# Eight basic rules for causal inference | Peder M. Isager

## ๐ Abstract

The article discusses seven basic rules that govern the relationship between causal mechanisms in the real world and associations/correlations observed in data. It covers four fundamental causal structures (complete independence, chain, fork, and collider) and explains how these structures relate to the rules of causal influence, confounding, random manipulation, and controlling for confounders and colliders. The article also discusses important assumptions that need to be met for these rules to hold.

## ๐ Q&A

### [01] Introduction

**1. What are the seven basic rules described in the article?**
The article describes seven basic rules that govern the relationship between causal mechanisms and observed associations/correlations:

- Causal influence creates correlation
- Confounding creates correlation
- Random manipulation protects a variable from causal influence
- Controlling for a confounder blocks correlation arising from that confounder
- Controlling for a collider leads to correlation
- Controlling for a causal descendant (partially) controls for the ancestor
- Important assumptions that need to be met for these rules to hold (no spurious correlation, consistency, exchangeability, positivity, faithfulness)

**2. What are the four fundamental causal structures described in the article?**
The four fundamental causal structures are:

- Complete independence: No path can be traced between A and B.
- Chain: A directed path can be traced from A to B, with all arrows pointing from A to B.
- Fork: An undirected path can be traced from A to B through a common causal ancestor C.
- Collider: An undirected path can be traced from A to B through a causal descendant D.

**3. How do these causal structures relate to the rules described in the article?**
The article states that all the rules it describes deal with one or more of these four fundamental causal structures. Understanding which causal structure is present in a given situation helps determine which causal inference rules are relevant.

### [02] Rule 2: Causal Influence Creates Correlation

**1. What is the relationship between causal influence and correlation according to this rule?**
If A is a cause of B, or B is a cause of A, then A and B will be correlated in the data. This also applies if A causes an intermediate variable M, which in turn causes B (mediation).

**2. How is this demonstrated in the simulation code?**
The simulation code shows that when B is a function of A, or when B is a function of an intermediate variable M that is itself a function of A, there is a positive correlation observed between A and B.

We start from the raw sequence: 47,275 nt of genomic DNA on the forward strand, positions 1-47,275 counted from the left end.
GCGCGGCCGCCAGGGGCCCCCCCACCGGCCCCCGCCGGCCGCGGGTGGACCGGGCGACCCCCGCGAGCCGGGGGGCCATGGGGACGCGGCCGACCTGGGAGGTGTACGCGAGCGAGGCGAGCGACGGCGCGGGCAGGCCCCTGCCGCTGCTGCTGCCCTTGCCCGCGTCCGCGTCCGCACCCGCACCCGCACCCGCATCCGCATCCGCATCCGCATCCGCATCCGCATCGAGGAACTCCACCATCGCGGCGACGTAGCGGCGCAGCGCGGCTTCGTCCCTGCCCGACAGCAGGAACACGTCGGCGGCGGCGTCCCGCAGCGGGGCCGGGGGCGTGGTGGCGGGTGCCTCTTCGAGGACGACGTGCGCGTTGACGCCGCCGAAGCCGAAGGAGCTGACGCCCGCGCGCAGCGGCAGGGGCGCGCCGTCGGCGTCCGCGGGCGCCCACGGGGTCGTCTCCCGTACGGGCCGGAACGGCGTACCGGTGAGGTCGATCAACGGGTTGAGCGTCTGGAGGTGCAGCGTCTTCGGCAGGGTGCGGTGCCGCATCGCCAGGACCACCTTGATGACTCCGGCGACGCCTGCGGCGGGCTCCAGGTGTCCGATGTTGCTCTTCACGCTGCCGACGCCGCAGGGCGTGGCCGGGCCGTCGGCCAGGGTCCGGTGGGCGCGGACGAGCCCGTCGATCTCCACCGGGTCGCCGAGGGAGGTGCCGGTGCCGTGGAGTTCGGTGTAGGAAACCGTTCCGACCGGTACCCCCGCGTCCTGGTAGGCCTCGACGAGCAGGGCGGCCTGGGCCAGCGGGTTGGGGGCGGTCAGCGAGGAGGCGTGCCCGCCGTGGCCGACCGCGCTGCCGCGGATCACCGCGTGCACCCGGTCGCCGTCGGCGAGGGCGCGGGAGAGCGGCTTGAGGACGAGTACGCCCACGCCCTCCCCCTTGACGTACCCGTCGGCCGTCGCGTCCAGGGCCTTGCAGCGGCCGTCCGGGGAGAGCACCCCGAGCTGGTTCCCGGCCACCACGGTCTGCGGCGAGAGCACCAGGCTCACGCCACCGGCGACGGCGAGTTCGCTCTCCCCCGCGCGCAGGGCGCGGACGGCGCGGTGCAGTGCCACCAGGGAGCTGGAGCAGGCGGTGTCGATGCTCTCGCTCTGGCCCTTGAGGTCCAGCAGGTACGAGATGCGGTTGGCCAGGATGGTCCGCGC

### [03] Rule 3: Confounding Creates Correlation

**1. What is the relationship between confounding and correlation according to this rule?**
If A and B share a common ancestor C (causal fork), A and B will be correlated in the data. This phenomenon is called confounding or the "third variable problem".

**2. How is this demonstrated in the simulation code?**
The simulation code shows that when A and B are both functions of a common variable C, a positive correlation is observed between A and B, even though there is no direct causal relationship between them.

### [04] Rule 5: Controlling for a Confounder Blocks Correlation

**1. What is the effect of controlling for a confounder variable according to this rule?**
If A and B share a common ancestor C (causal fork), the confounding correlation between A and B created by C (as per rule 3) is removed if C is controlled for.

**2. How is this demonstrated in the simulation code?**
The simulation code shows that when the common cause C is controlled for, the correlation between A and B is eliminated, demonstrating that controlling for the confounder blocks the confounding correlation.

### [05] Rule 7: Controlling for a Collider Leads to Correlation

**1. What is the effect of controlling for a collider variable according to this rule?**
If A and B share a causal descendant (collider) D, and D is controlled for, A and B will become correlated in the data. This is often referred to as "conditioning on a collider" or collider bias.

**2. How is this demonstrated in the simulation code?**
The simulation code shows that when the collider variable D (which is a function of both A and B) is controlled for, a negative correlation is introduced between A and B, even though there was no initial correlation between them.

### [06] Rule 8: Controlling for a Causal Descendant Partially Controls for the Ancestor

**1. What is the effect of controlling for a causal descendant according to this rule?**
If B is a descendant of A and B is controlled for, A is also (partially) controlled for. The degree to which A is controlled when B is controlled for generally depends on how reliably A causes B.

**2. How is this demonstrated in the simulation code?**
The simulation code shows that when controlling for CM (a semi-reliable measure of the confounder C), some of the confounding correlation between A and B is removed, but not as much as when directly controlling for C.